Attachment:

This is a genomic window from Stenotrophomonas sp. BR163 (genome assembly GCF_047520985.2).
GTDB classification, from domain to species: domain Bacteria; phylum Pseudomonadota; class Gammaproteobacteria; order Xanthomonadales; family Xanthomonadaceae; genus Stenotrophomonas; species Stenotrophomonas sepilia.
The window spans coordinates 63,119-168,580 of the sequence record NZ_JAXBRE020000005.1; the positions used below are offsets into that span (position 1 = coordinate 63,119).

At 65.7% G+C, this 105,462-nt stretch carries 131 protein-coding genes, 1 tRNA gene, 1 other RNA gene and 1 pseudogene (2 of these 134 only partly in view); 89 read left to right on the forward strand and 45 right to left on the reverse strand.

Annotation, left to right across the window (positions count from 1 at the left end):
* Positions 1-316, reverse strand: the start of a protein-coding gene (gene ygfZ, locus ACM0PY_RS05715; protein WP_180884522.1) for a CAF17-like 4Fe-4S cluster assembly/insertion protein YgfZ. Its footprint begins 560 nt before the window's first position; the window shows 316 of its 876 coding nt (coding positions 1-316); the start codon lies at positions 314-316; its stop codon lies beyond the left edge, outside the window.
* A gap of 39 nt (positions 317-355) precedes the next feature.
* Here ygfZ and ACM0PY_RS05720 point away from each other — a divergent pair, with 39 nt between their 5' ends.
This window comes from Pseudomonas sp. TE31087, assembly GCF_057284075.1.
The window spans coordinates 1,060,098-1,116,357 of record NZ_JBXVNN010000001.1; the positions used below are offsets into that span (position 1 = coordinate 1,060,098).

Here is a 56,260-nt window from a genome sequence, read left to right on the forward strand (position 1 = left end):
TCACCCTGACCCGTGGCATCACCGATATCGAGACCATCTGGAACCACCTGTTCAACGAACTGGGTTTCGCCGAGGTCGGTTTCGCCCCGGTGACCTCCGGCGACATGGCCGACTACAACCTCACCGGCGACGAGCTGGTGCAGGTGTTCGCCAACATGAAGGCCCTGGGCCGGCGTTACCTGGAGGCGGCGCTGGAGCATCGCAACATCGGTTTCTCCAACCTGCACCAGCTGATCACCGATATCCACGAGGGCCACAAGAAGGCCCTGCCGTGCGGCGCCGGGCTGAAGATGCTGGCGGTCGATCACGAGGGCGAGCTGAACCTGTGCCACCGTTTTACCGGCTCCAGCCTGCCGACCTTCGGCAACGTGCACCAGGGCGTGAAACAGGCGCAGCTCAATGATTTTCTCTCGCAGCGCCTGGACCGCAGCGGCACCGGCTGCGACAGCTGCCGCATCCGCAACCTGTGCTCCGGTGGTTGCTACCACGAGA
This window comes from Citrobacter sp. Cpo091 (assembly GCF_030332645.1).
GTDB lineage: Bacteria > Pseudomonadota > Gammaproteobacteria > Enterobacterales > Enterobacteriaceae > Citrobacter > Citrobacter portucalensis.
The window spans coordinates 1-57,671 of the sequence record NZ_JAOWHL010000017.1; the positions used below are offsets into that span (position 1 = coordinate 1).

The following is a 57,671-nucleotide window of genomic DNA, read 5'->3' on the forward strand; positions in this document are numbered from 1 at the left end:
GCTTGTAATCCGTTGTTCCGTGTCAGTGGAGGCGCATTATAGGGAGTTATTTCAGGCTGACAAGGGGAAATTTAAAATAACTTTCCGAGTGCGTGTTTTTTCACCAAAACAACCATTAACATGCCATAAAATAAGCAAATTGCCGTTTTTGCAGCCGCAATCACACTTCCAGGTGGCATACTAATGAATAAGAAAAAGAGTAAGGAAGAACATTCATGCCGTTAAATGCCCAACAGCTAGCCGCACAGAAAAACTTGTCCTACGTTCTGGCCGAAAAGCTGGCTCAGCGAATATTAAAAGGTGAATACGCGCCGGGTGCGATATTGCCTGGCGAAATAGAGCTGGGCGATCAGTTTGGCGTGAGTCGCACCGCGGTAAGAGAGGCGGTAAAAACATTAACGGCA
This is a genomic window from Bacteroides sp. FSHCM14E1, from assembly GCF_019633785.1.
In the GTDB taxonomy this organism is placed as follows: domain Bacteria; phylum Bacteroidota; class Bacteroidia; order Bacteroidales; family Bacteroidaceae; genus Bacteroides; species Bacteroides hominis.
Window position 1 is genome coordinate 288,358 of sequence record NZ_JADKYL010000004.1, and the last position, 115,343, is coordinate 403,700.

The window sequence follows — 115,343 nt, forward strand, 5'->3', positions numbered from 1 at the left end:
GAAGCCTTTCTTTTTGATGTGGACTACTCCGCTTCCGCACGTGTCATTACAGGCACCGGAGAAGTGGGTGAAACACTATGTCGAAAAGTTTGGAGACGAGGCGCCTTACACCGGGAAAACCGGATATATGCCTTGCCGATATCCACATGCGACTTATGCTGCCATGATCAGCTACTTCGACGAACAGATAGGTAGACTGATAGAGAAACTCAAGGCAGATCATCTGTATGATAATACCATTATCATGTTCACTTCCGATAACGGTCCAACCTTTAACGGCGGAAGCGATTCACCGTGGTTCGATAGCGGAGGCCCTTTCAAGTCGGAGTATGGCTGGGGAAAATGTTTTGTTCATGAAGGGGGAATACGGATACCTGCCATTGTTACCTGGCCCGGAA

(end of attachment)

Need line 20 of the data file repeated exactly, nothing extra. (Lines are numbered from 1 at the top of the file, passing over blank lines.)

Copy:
Window position 1 is genome coordinate 288,358 of sequence record NZ_JADKYL010000004.1, and the last position, 115,343, is coordinate 403,700.